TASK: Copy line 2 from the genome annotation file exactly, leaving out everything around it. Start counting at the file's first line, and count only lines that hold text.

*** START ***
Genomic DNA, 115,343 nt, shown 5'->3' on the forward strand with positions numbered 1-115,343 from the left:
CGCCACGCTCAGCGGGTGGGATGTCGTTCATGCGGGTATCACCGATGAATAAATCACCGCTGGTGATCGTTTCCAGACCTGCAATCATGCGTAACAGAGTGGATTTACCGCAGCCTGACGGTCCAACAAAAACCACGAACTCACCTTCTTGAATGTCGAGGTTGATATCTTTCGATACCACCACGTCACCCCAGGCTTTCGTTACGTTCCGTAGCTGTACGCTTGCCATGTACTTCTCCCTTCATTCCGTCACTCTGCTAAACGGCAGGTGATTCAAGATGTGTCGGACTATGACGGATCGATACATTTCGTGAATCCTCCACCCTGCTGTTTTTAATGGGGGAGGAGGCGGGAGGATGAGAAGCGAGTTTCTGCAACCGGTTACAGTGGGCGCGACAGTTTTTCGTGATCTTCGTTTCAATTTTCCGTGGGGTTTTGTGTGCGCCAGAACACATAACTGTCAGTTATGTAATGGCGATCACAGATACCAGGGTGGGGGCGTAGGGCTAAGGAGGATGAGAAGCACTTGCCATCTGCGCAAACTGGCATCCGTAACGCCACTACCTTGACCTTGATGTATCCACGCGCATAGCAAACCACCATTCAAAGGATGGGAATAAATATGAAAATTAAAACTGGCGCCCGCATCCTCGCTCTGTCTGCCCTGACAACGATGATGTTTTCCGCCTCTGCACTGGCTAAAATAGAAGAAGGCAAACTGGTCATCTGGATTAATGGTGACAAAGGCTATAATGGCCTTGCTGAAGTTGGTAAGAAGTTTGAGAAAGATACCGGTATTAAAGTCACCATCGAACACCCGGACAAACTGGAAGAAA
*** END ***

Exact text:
CGCCACGCTCAGCGGGTGGGATGTCGTTCATGCGGGTATCACCGATGAATAAATCACCGCTGGTGATCGTTTCCAGACCTGCAATCATGCGTAACAGAGTGGATTTACCGCAGCCTGACGGTCCAACAAAAACCACGAACTCACCTTCTTGAATGTCGAGGTTGATATCTTTCGATACCACCACGTCACCCCAGGCTTTCGTTACGTTCCGTAGCTGTACGCTTGCCATGTACTTCTCCCTTCATTCCGTCACTCTGCTAAACGGCAGGTGATTCAAGATGTGTCGGACTATGACGGATCGATACATTTCGTGAATCCTCCACCCTGCTGTTTTTAATGGGGGAGGAGGCGGGAGGATGAGAAGCGAGTTTCTGCAACCGGTTACAGTGGGCGCGACAGTTTTTCGTGATCTTCGTTTCAATTTTCCGTGGGGTTTTGTGTGCGCCAGAACACATAACTGTCAGTTATGTAATGGCGATCACAGATACCAGGGTGGGGGCGTAGGGCTAAGGAGGATGAGAAGCACTTGCCATCTGCGCAAACTGGCATCCGTAACGCCACTACCTTGACCTTGATGTATCCACGCGCATAGCAAACCACCATTCAAAGGATGGGAATAAATATGAAAATTAAAACTGGCGCCCGCATCCTCGCTCTGTCTGCCCTGACAACGATGATGTTTTCCGCCTCTGCACTGGCTAAAATAGAAGAAGGCAAACTGGTCATCTGGATTAATGGTGACAAAGGCTATAATGGCCTTGCTGAAGTTGGTAAGAAGTTTGAGAAAGATACCGGTATTAAAGTCACCATCGAACACCCGGACAAACTGGAAGAAA